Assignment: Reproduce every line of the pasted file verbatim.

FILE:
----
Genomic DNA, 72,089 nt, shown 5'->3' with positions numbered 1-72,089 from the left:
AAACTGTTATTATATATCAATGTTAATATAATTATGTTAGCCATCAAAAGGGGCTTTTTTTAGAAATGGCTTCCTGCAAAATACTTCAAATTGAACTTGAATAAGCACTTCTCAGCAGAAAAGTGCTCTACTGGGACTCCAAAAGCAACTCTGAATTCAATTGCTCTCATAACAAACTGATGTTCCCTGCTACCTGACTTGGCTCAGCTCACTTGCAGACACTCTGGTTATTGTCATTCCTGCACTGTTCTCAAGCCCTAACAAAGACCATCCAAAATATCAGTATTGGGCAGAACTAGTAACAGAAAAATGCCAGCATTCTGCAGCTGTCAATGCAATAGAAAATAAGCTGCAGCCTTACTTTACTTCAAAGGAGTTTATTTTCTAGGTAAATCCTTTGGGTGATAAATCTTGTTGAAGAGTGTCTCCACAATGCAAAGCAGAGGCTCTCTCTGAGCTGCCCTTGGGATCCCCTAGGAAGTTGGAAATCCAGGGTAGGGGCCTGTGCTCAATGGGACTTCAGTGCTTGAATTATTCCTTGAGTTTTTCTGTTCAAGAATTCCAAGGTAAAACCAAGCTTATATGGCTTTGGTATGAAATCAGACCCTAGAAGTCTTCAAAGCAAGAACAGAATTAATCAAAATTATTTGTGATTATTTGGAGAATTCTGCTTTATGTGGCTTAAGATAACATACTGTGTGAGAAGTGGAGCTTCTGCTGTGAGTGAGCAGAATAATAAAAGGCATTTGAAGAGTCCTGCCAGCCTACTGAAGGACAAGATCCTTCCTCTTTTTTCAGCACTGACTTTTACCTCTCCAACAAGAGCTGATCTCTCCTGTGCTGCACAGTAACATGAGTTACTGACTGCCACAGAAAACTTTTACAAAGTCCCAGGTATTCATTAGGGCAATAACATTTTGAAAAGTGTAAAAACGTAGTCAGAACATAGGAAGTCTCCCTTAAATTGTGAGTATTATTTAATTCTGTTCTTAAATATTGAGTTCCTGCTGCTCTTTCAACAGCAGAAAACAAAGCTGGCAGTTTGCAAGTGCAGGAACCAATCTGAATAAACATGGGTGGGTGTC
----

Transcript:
Genomic DNA, 72,089 nt, shown 5'->3' with positions numbered 1-72,089 from the left:
AAACTGTTATTATATATCAATGTTAATATAATTATGTTAGCCATCAAAAGGGGCTTTTTTTAGAAATGGCTTCCTGCAAAATACTTCAAATTGAACTTGAATAAGCACTTCTCAGCAGAAAAGTGCTCTACTGGGACTCCAAAAGCAACTCTGAATTCAATTGCTCTCATAACAAACTGATGTTCCCTGCTACCTGACTTGGCTCAGCTCACTTGCAGACACTCTGGTTATTGTCATTCCTGCACTGTTCTCAAGCCCTAACAAAGACCATCCAAAATATCAGTATTGGGCAGAACTAGTAACAGAAAAATGCCAGCATTCTGCAGCTGTCAATGCAATAGAAAATAAGCTGCAGCCTTACTTTACTTCAAAGGAGTTTATTTTCTAGGTAAATCCTTTGGGTGATAAATCTTGTTGAAGAGTGTCTCCACAATGCAAAGCAGAGGCTCTCTCTGAGCTGCCCTTGGGATCCCCTAGGAAGTTGGAAATCCAGGGTAGGGGCCTGTGCTCAATGGGACTTCAGTGCTTGAATTATTCCTTGAGTTTTTCTGTTCAAGAATTCCAAGGTAAAACCAAGCTTATATGGCTTTGGTATGAAATCAGACCCTAGAAGTCTTCAAAGCAAGAACAGAATTAATCAAAATTATTTGTGATTATTTGGAGAATTCTGCTTTATGTGGCTTAAGATAACATACTGTGTGAGAAGTGGAGCTTCTGCTGTGAGTGAGCAGAATAATAAAAGGCATTTGAAGAGTCCTGCCAGCCTACTGAAGGACAAGATCCTTCCTCTTTTTTCAGCACTGACTTTTACCTCTCCAACAAGAGCTGATCTCTCCTGTGCTGCACAGTAACATGAGTTACTGACTGCCACAGAAAACTTTTACAAAGTCCCAGGTATTCATTAGGGCAATAACATTTTGAAAAGTGTAAAAACGTAGTCAGAACATAGGAAGTCTCCCTTAAATTGTGAGTATTATTTAATTCTGTTCTTAAATATTGAGTTCCTGCTGCTCTTTCAACAGCAGAAAACAAAGCTGGCAGTTTGCAAGTGCAGGAACCAATCTGAATAAACATGGGTGGGTGTC